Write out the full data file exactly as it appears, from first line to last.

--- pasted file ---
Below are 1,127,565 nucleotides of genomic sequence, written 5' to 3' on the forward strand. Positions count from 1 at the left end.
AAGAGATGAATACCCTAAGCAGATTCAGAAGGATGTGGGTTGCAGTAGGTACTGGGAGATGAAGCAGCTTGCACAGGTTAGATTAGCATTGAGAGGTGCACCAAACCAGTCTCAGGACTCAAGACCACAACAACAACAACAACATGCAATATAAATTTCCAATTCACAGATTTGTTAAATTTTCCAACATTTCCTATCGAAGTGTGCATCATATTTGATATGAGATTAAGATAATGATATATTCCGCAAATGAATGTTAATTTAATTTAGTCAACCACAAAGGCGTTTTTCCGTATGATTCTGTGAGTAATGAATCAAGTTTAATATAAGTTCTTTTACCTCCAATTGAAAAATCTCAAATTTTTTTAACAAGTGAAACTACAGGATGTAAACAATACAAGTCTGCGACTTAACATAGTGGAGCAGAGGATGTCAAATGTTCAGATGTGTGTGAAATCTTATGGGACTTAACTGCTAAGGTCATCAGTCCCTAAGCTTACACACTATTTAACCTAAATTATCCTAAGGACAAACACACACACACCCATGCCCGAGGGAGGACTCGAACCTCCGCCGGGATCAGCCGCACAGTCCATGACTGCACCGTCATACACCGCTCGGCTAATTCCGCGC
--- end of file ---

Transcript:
Below are 1,127,565 nucleotides of genomic sequence, written 5' to 3' on the forward strand. Positions count from 1 at the left end.
AAGAGATGAATACCCTAAGCAGATTCAGAAGGATGTGGGTTGCAGTAGGTACTGGGAGATGAAGCAGCTTGCACAGGTTAGATTAGCATTGAGAGGTGCACCAAACCAGTCTCAGGACTCAAGACCACAACAACAACAACAACATGCAATATAAATTTCCAATTCACAGATTTGTTAAATTTTCCAACATTTCCTATCGAAGTGTGCATCATATTTGATATGAGATTAAGATAATGATATATTCCGCAAATGAATGTTAATTTAATTTAGTCAACCACAAAGGCGTTTTTCCGTATGATTCTGTGAGTAATGAATCAAGTTTAATATAAGTTCTTTTACCTCCAATTGAAAAATCTCAAATTTTTTTAACAAGTGAAACTACAGGATGTAAACAATACAAGTCTGCGACTTAACATAGTGGAGCAGAGGATGTCAAATGTTCAGATGTGTGTGAAATCTTATGGGACTTAACTGCTAAGGTCATCAGTCCCTAAGCTTACACACTATTTAACCTAAATTATCCTAAGGACAAACACACACACACCCATGCCCGAGGGAGGACTCGAACCTCCGCCGGGATCAGCCGCACAGTCCATGACTGCACCGTCATACACCGCTCGGCTAATTCCGCGC